What did Jeffrey Epstein do for his millions? From the New York Times news section today:
Mr. Epstein specialized in aggressively pitching ways to minimize paying taxes. And not just to Mr. Black, the private equity chief executive who was his main benefactor in his later years.
By Matthew Goldstein and Steve Eder
Jan. 26, 2021
… The answer: help rich people pay less in taxes.
In the case of Mr. Black, the chief executive of Apollo Global Management, his advice could have been worth as much as $2 billion in savings, according to a law firm’s review of Mr. Black’s business dealings with Mr. Epstein. On Monday, Mr. Black announced that he would step down as Apollo’s chief executive this year after the review found he had paid Mr. Epstein $158 million over five years for his services.
Mr. Epstein’s specialty was suggesting ways for wealthy clients to use sophisticated trusts and other investment vehicles to reduce their tax liability while passing on assets to their children, according to documents reviewed by The New York Times and interviews with 11 people familiar with his work. In the process, he collected hefty fees — usually based on a cut of the anticipated tax savings.
In the years after 2008, when Mr. Epstein pleaded guilty in Florida to prostitution charges involving a teenage girl, he often advised clients on the use of grantor retained annuity trusts, or GRATs, according to three people familiar with his work. …
Jack Blum, a Washington lawyer who has led corruption investigations for several Senate committees, said he was surprised by the size of the fees Mr. Epstein’s work commanded. “You could be the best lawyer in Manhattan working on the most complicated trusts and estates and it would never come anywhere close to that kind of money,” he said.
The Dechert report conceded that the compensation that Mr. Black had paid to Mr. Epstein “far exceeded any amounts” paid to his other professional advisers. …
Mr. Epstein frequently functioned as an ideas generator who would then outsource some of the work to high-powered law firms or to his clients’ current financial and tax advisers, according to five people familiar with the arrangements.
That was how it worked when Mr. Epstein advised a technology executive on a tax matter, according to a representative of the executive who agreed to discuss the matter on the condition of anonymity. Mr. Epstein offered his help after learning that the executive — an acquaintance he once deemed not rich enough to qualify for his services — needed help reducing his taxes on a large stock grant from his employer. The executive believed Mr. Epstein was offering his services as a favor to a friend, because Mr. Epstein referred much of the work to a large law firm, which billed the executive for the assignment.
The executive and Mr. Epstein had never discussed any payment, according to the representative, so the executive was surprised when Mr. Epstein sent his own bill — for a sum that was 10 percent of the tax dollars saved. The executive initially balked but ultimately paid up to avoid a public spat with Mr. Epstein and never worked with him again.
The term whitewashing blackmail comes to mind. Paying 10% for somebody who suggests to you, “You should do a grantor retained annuity trust. Here’s a law firm who is good at it. They’ll handle the details, ” is not normally done. But paying 10% on this seemingly above-board matter to Epstein after he has blackmailable material on you seems plausible.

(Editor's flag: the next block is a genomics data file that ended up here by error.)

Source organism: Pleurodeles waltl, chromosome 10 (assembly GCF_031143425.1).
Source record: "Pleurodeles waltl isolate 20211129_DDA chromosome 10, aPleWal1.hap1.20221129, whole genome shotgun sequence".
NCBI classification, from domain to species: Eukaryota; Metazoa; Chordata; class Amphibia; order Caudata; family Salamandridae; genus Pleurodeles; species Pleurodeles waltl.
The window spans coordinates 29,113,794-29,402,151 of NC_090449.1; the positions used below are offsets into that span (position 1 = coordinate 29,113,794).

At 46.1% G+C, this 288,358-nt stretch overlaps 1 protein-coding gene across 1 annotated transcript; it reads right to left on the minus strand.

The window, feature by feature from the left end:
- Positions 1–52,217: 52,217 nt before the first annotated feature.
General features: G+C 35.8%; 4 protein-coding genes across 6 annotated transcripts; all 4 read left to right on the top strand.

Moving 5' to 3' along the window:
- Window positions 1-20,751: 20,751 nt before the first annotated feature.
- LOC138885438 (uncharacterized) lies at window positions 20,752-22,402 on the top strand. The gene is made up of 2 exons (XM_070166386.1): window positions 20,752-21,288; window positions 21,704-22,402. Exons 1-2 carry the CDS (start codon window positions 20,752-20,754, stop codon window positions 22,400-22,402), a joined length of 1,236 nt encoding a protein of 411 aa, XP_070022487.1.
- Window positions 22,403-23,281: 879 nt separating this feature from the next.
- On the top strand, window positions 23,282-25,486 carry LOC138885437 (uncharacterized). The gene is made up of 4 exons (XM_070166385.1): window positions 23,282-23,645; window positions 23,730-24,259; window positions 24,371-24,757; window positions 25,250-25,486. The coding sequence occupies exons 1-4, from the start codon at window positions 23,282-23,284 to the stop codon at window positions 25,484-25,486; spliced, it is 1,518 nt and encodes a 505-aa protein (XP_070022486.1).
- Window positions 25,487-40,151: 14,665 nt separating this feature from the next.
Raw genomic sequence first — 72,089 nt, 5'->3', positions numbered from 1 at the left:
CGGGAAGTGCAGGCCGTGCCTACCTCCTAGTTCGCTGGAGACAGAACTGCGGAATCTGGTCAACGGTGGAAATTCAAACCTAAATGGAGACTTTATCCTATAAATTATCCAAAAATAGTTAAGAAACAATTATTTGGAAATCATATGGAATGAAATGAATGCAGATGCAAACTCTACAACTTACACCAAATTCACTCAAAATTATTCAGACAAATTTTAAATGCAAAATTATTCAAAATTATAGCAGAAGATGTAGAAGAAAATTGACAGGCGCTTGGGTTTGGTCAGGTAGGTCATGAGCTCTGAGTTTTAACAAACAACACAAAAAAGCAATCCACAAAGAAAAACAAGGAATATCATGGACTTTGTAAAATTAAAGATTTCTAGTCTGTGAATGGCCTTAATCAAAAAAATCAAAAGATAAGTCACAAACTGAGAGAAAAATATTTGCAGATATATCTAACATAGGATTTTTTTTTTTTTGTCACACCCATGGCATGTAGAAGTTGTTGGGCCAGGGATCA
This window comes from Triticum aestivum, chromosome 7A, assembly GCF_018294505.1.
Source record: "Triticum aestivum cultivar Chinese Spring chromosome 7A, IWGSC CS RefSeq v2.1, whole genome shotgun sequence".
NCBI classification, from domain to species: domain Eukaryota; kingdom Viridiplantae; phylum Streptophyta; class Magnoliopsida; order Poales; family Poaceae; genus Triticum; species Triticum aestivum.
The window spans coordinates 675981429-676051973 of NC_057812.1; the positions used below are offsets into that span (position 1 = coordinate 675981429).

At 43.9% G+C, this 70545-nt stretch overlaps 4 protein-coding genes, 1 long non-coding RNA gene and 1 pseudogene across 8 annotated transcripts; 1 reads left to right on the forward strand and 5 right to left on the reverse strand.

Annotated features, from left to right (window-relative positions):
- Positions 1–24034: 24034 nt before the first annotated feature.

And from the Washington Post news section:
By Shayna Jacobs
Jan. 26, 2021 at 5:16 p.m. PST
NEW YORK — Lawyers for Ghislaine Maxwell, the wealthy socialite whose longtime relationship with pedophile Jeffrey Epstein led to her arrest on charges she recruited and groomed his victims, are seeking the case’s dismissal on grounds the grand jury chosen to indict her was too White — a move legal experts called valid even though Maxwell is not a minority.
In pretrial motions filed late Monday night, Maxwell’s legal team said the grand jury empaneled last year in suburban Westchester County was improperly seated and lacked diversity — and that Manhattan, where the case is pending in federal court and where there is a higher concentration of minorities, should have been the venue. …
Maxwell, 59, has British and French citizenship and is the daughter of late media mogul Robert Maxwell.
Ghislaine is, by nature and nurture, a Bond Villain-American.
… Vincent Southerland, executive director of the Center on Race, Inequality, and the Law at the New York University School of Law, said Maxwell’s claim is viable and could result in U.S. District Judge Alison Nathan dismissing the indictment — although prosecutors would probably have a chance to present the case again to a fresh grand jury panel, should the judge rule in Maxwell’s favor.
Under the law, juries and grand juries must represent a fair cross-section of the community where the alleged crime occurred. Challenges like the one made by Maxwell’s lawyers are fairly routine during jury selection at trial. The grand jury process is secret, but the Sixth Amendment protection still firmly applies.
“The fact that she’s a White woman raising this claim about having a grand jury pool that’s not representative of the jurisdiction where she’s being tried — while it might be jarring on its face, it’s kind of well within the bounds of the ways in which these type of claims get raised,” Southerland said.
Maxwell should not have to prove there was any intent to compose a grand jury a certain way, Southerland said, adding that, if she is successful, the ruling could open doors for claims to be brought by other, less fortunate defendants.